Why Do They Make Faux Balconies?


I’ve been noticing this a lot around town – you see what looks like will be a balcony but when you get close it is actually just two doors up against a barrier. What’s the deal here? Why not just make a proper balcony? Does this even have any practical function? I guess you could get a nice breeze going if you opened the doors…

15 Comment

  • Maybe to prevent your kids from falling when the window’s open?

  • To drink their faux coffee in the morning (Nescafe) – duh!

  • I believe these types of exposures are called “Juliet” balconies, in real estate lingo!

  • It is a French Balcony. They’re not for sitting or standing, they’re more for viewing so you don’t have to pop your head out of a window. I think they can add something if there is a view to be had, but they seem to be overused. I think Union Row has several on the backside overlooking the alley.

  • I hate these things. I would much rather have more wall space and or a window. Does anyone actually open these? You could set up a little table as if you are eating in a restaurant that opens its windows.

  • I live in Union Row, overlooking the alley, and selected units have balconies that one could sit on and place outdoor furniture on, so it definitely serves a purpose, unlike a french balcony.

  • i like them. i’d rather have a real balcony and all, but its nicer than a window.

    plus it’s a good spot for plants.

  • a lot of french balconies were also used as smoking balconies. i’ve seen that a lot in hotels

  • I believe the doors open in so that you can open them all the way but then you have no where to go.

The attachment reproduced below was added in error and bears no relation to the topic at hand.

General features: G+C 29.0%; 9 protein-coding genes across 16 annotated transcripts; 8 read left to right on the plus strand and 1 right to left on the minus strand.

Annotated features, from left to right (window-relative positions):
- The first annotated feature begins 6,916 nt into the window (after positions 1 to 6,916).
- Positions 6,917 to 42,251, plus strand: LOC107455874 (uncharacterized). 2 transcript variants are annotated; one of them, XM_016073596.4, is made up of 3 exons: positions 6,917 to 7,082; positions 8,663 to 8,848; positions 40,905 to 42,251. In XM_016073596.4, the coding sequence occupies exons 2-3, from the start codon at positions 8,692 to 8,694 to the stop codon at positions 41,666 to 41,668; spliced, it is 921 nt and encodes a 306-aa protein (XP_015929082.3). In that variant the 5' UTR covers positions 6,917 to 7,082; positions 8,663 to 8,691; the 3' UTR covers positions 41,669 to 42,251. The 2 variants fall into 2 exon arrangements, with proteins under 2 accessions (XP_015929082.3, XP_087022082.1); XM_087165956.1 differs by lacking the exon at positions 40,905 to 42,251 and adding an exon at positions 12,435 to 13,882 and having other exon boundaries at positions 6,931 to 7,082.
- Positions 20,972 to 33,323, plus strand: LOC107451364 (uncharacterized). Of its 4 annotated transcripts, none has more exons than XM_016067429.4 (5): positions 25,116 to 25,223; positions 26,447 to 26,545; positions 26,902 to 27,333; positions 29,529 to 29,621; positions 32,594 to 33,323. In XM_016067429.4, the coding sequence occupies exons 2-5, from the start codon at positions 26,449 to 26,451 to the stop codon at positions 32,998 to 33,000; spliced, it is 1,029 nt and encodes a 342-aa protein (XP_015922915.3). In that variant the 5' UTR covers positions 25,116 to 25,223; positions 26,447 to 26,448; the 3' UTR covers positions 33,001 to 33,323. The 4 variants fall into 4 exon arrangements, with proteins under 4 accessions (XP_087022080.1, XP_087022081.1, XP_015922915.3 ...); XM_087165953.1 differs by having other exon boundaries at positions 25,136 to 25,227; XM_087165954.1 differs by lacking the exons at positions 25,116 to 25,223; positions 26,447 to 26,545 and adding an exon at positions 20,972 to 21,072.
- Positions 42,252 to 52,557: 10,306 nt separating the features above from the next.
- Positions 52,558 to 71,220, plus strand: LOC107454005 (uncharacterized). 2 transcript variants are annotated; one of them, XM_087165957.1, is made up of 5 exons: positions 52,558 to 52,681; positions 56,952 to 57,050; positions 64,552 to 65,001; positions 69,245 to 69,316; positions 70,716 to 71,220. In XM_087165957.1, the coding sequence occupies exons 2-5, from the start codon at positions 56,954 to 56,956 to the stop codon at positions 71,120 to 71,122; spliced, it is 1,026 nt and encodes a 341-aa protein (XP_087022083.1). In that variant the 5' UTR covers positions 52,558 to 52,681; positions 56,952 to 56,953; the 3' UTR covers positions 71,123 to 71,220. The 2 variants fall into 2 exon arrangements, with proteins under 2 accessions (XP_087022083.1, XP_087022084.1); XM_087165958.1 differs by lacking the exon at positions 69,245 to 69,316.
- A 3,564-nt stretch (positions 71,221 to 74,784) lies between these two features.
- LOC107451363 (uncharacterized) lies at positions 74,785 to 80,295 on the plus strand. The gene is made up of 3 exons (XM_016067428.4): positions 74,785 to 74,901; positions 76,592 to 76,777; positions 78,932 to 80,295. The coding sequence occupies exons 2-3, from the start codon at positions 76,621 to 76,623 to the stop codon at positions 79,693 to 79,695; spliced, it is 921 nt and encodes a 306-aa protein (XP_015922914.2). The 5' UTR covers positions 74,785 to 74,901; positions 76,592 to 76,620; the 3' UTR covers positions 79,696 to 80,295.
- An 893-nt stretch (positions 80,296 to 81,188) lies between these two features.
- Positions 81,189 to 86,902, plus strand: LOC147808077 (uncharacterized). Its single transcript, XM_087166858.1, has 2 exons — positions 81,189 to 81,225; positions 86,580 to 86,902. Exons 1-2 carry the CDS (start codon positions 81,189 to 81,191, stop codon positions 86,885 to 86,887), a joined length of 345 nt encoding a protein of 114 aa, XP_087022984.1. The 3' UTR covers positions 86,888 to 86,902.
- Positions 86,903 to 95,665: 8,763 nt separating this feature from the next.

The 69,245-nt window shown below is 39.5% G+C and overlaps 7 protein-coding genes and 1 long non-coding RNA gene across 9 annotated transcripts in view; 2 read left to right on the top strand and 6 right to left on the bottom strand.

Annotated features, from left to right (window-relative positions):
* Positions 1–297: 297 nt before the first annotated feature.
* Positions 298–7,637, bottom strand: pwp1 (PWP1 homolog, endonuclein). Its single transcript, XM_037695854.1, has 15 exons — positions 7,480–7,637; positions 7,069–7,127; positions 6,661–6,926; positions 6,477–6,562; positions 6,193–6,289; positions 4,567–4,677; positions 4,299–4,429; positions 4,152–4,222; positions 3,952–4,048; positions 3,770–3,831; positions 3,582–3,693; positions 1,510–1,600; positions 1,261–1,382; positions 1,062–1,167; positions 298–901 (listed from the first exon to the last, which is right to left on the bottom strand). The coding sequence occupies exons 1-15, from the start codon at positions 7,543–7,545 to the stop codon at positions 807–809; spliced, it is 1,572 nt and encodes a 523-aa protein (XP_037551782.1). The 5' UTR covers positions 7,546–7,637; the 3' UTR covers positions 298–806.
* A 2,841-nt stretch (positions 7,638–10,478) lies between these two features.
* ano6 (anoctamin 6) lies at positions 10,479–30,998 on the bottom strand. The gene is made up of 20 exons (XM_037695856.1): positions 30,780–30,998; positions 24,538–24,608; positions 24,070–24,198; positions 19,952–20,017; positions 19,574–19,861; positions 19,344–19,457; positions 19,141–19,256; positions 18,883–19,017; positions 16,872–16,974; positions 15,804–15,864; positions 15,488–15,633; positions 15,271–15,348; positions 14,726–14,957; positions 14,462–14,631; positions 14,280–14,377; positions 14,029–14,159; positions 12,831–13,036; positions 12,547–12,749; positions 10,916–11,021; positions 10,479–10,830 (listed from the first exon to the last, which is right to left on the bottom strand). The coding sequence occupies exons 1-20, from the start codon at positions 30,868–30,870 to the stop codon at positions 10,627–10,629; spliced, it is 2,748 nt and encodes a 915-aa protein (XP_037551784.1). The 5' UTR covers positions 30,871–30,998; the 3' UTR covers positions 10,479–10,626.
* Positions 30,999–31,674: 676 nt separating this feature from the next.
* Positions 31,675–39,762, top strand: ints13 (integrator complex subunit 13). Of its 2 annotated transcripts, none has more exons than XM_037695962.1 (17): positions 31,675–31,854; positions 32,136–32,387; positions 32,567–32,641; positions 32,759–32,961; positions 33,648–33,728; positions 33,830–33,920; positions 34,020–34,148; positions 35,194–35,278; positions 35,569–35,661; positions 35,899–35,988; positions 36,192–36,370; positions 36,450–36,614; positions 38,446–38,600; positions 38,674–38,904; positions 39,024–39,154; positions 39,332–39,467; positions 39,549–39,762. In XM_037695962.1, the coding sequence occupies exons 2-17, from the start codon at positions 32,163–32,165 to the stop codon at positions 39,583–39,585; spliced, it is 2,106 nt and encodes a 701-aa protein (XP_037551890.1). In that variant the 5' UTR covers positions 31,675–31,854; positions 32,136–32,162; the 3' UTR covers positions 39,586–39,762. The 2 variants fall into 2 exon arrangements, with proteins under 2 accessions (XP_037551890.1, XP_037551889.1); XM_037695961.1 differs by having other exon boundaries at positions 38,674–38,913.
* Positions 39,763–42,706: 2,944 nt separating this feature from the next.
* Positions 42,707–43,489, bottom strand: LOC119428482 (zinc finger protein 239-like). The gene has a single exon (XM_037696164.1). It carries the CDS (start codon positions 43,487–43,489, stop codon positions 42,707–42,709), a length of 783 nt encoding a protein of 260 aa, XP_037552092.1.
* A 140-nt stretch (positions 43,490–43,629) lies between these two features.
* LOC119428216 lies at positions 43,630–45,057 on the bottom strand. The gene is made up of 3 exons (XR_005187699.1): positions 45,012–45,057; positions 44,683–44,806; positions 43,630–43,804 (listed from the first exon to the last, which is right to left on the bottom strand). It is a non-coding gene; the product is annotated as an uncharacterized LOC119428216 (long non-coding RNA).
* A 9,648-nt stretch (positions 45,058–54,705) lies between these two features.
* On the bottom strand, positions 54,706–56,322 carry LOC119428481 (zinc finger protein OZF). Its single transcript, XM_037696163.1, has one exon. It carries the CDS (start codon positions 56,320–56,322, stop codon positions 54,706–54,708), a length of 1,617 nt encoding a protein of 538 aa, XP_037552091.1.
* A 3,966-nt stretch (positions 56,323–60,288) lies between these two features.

• i think it makes for a nice way to have a lot of air flow into your apartment, and gives a little security if you have kids who might walk over there and fall out…

  • Well two uses jump immediately to mind: (1) So that you can ask the world, wherefore art thou, Romeo? and (2) so that you can dangle your baby above the waiting paparazzi.

  • Hah. We call ’em “suicide balconies”. Just enough room to pitch yourself over the edge. But semi-seriously, I think they do allow for large expanses of glass (french doors) that let in lots of light without having to worry so much about people (accidentally) defenestrating themselves.

  • keeps the cats and dogs and babies from falling?

  • im not the biggest fan of these either, but i think an actual balcony is considered lot “coverage”. if you are already at your maximum lot coverage limit, but still want some sort of open air space situation, this might sometimes be the only legal way to get it. a bummer, but better than nothing.

  • I love ’em; they remind me of my trips to France.

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